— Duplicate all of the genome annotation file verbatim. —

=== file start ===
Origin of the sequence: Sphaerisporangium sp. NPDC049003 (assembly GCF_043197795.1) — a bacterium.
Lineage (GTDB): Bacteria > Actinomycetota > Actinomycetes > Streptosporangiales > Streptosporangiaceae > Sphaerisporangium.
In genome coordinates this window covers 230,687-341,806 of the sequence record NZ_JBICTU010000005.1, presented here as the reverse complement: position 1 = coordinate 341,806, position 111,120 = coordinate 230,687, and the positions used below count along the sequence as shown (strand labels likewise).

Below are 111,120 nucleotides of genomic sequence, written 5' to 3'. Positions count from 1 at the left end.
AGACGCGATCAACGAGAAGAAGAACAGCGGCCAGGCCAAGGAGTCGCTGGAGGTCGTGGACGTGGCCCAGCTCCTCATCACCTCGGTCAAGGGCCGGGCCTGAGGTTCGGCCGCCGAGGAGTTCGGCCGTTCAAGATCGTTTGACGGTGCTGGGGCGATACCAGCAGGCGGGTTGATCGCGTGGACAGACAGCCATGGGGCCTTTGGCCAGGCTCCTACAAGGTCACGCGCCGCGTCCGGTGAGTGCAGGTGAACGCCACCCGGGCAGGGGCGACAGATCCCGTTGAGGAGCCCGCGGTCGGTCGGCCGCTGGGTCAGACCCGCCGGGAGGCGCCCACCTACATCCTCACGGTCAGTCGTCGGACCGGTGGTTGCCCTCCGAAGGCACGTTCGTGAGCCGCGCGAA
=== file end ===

Origin of the sequence: Sphaerisporangium sp. NPDC049003 (assembly GCF_043197795.1) — a bacterium.
Lineage (GTDB): Bacteria > Actinomycetota > Actinomycetes > Streptosporangiales > Streptosporangiaceae > Sphaerisporangium.
In genome coordinates this window covers 230,687-341,806 of the sequence record NZ_JBICTU010000005.1, presented here as the reverse complement: position 1 = coordinate 341,806, position 111,120 = coordinate 230,687, and the positions used below count along the sequence as shown (strand labels likewise).

Below are 111,120 nucleotides of genomic sequence, written 5' to 3'. Positions count from 1 at the left end.
AGACGCGATCAACGAGAAGAAGAACAGCGGCCAGGCCAAGGAGTCGCTGGAGGTCGTGGACGTGGCCCAGCTCCTCATCACCTCGGTCAAGGGCCGGGCCTGAGGTTCGGCCGCCGAGGAGTTCGGCCGTTCAAGATCGTTTGACGGTGCTGGGGCGATACCAGCAGGCGGGTTGATCGCGTGGACAGACAGCCATGGGGCCTTTGGCCAGGCTCCTACAAGGTCACGCGCCGCGTCCGGTGAGTGCAGGTGAACGCCACCCGGGCAGGGGCGACAGATCCCGTTGAGGAGCCCGCGGTCGGTCGGCCGCTGGGTCAGACCCGCCGGGAGGCGCCCACCTACATCCTCACGGTCAGTCGTCGGACCGGTGGTTGCCCTCCGAAGGCACGTTCGTGAGCCGCGCGAA